Some not-so-great things happened, though, too: Ten days after our wedding Ed was told that he might or might not lose the job he'd held for a number of years; after a six week period of uncertainty - a time of great stress; there an agonizing uncertainty in not knowing something like this; financially we would have been devastated, probably lost the house and lost the health insurance I had just gotten for the first time in over ten years - Ed's position was eliminated for budgetary reasons. Although he was almost immediately offered another job, followed by an even better-suited one within the same company, this was a financial setback we weren't expecting, and from which we're still reeling. However, Ed manages to continue working for SkyWest Airlines, where he has been employed for over a decade, in a position that he enjoys, excels at, and in a department in which he is valued.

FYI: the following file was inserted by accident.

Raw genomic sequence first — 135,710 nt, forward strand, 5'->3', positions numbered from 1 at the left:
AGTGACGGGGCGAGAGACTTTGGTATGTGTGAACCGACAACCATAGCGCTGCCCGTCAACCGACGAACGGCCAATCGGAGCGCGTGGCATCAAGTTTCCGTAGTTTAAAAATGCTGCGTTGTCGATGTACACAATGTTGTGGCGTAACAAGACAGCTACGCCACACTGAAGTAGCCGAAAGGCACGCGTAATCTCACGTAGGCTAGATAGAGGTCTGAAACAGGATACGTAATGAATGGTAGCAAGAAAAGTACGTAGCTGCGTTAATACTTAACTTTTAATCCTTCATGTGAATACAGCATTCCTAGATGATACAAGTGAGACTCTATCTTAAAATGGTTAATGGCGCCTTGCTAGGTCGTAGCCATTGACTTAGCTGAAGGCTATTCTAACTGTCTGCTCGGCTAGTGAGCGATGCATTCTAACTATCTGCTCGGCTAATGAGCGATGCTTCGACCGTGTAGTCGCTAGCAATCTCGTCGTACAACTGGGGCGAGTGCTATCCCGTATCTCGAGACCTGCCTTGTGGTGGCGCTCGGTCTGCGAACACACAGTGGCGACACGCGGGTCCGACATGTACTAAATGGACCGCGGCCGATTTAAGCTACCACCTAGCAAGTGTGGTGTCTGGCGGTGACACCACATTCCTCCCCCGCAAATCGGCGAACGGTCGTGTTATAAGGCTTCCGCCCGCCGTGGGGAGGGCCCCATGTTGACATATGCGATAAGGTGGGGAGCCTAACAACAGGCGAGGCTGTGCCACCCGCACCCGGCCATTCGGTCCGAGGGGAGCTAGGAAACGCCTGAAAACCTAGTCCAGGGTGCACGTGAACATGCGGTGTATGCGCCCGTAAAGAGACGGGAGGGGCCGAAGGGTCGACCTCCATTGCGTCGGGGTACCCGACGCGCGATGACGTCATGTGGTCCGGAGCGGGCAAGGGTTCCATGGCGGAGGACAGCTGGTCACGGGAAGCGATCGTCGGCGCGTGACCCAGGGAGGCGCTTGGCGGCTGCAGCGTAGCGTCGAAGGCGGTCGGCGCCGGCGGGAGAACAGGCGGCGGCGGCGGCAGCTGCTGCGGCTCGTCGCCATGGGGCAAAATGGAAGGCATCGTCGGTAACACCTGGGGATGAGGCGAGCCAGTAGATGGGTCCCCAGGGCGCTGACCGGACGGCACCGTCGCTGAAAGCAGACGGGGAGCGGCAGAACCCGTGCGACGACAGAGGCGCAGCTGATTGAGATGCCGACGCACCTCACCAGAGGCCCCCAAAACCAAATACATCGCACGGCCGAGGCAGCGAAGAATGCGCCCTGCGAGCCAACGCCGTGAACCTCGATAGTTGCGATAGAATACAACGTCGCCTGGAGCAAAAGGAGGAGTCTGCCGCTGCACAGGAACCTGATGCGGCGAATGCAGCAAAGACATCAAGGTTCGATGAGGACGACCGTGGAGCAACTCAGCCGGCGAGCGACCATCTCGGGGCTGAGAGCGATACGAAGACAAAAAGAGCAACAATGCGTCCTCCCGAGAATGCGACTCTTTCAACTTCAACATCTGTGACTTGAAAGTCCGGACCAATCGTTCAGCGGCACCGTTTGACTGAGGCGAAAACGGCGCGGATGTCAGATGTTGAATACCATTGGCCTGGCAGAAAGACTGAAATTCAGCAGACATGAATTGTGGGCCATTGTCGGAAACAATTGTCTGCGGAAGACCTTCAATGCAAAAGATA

Even worse, we saw the marriages of friends and family end in divorce. Seeing people you love, who through the years have been such an important part of your life, go through such difficult times, especially when one's own marriage is new and happy, is difficult and poignant. We were contemplative, watching these changes happen around us.

In many ways, our first year was easy, in ways that might not be for others in their first year of marriage. Whatever problems we faced were not because of each other; our struggles were financial, the result of external factors over which we had little control. There were some initial bumps as we learned to merge our lives and renegotiate the manner in which we handle our problems, but things have been overcome easily enough. (We've come to the conclusion that we must be doing something wrong: We're not fighting.) We know we'll encounter unforeseeable problems, but we have begun a pattern of communication that will (hopefully) serve us well throughout our marriage: No screaming matches, no throwing things, no personal attacks, no drama.

There is no doubt that I made the right decision.